CRICKETERS are not generally known for getting all fired up.
The “gentleman’s game” was certainly not based on players getting up in the grills of a foe.
This made the altercation between Sri Lanka’s Mahela Jayawardene and Australia’s Glenn Maxwell in the Twenty20 match on Monday night even more of a novelty.
Maxwell probably had every right to be mad at the Sri Lankan players, who held an impromptu conference before the final delivery of the match.
Having said that, Maxwell probably didn’t need to act like he was invited by his wife to appear on a Jerry Springer episode entitled “I’m pregnant by a giant transsexual” (that is a true episode title for those playing at home).
But regardless of who started it, or whether they deserved it, the crowd was loving it. There is something about a bit of biff that excites the senses.
It reminded me of a DVD I discovered when perusing a book store at Lansell Plaza before Christmas looking for my mother’s Christmas present.
I was looking for some form of highbrow BBC documentary to give mum when something else captured my attention.
It is a television show that really encapsulates people’s enjoyment of watching a good walloping, maybe a jumper punch or two, and a bit of rough and tumble on the ground.
It is a show that is only seconded in class by the Robert Dipierdomenico-fronted Shockers, Screamers and Sausage Rolls (which disappointingly was unavailable for purchase).
It is called Footy’s Wildest Moments: Biffs, Bumps and Brawlers, the seminal special hosted by Rex Hunt, volumes one AND two.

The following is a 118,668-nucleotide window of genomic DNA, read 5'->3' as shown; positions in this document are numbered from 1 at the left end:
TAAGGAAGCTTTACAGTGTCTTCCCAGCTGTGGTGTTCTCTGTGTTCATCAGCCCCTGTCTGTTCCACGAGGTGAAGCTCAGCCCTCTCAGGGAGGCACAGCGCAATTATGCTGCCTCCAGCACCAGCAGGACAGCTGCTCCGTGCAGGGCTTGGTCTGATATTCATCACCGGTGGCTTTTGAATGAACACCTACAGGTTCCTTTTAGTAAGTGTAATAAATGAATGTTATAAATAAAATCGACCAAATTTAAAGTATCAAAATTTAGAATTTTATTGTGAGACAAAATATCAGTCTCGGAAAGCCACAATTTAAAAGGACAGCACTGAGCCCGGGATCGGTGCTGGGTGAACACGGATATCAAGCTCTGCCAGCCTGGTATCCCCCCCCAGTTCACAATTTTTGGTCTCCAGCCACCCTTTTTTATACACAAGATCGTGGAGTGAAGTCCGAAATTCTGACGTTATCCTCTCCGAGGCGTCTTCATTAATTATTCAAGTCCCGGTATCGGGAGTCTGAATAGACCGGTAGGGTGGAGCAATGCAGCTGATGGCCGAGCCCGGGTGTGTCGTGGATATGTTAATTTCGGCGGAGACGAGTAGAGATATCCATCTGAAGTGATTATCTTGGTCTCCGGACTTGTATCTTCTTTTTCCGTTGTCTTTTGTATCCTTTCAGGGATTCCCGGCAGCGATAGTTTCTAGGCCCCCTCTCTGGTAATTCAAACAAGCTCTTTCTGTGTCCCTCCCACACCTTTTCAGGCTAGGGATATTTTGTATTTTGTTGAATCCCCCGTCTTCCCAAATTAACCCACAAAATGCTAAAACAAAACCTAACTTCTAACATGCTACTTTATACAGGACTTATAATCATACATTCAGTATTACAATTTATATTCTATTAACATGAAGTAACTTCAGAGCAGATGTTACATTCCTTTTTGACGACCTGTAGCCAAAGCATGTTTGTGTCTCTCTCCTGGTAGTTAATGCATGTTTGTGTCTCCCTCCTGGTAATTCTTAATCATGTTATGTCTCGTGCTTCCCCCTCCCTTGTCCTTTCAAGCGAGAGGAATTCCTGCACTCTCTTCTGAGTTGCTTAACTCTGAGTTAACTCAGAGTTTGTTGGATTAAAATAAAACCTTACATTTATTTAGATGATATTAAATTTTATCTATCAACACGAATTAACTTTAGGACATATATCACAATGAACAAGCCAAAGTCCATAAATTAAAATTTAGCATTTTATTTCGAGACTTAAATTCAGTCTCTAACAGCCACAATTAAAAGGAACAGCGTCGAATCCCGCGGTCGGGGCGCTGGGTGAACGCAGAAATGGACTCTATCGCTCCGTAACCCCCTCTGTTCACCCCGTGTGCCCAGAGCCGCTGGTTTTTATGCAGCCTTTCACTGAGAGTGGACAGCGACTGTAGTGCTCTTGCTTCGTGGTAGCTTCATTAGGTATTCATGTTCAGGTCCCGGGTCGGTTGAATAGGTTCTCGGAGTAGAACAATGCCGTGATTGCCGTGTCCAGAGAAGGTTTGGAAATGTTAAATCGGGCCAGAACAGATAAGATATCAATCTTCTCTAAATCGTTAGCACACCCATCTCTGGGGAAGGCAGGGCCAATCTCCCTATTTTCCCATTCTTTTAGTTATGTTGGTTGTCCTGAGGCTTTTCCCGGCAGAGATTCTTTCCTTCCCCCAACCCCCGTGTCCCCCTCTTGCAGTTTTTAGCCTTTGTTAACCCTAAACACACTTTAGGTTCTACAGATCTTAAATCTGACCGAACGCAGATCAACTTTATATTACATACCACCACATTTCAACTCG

If I wasn’t already excited, I was positively shaking all over by the time I read the blurb.
“The knuckle men, the slipper merchants, the knock-out kings. A who’s who of the tribunal’s favourites,” it says, begging the question why a purveyor of fine moccasins and ugg boots deserves his place among perpetually-angered ruffians and Mike Tyson-tryhards.
“The DVD the AFL didn’t want you to see,” it goes on, defying the fact it features recordings way before DVD, more in the time of floppy disks or VHS.
“This is in your face, relentless and, at times, terrifying.” Wowzer, I thought with quickened breath. Terrifying!
Here is 160 minutes straight from Mr Yibbida Yibbida himself introducing vision after vision of thugs punching the bejeepers out of each other in a way that would probably see you spending a good deal of time in Port Phillip Prison if you did it on a street, or even in a non-professional game of football.
It has more violence than a Quentin Tarantino film; more underhand dealings than Underbelly.
And all for the reasonable price of $39.95!
I shook my head in wonder at how this DVD was covered in dust and at the bottom of the shelf, seemingly looked over for years by people preferring to buy A History of Art in Three Colours or the Best of Antiques Roadshow.
It was mum’s favourite Christmas present this year, I’m sure of it.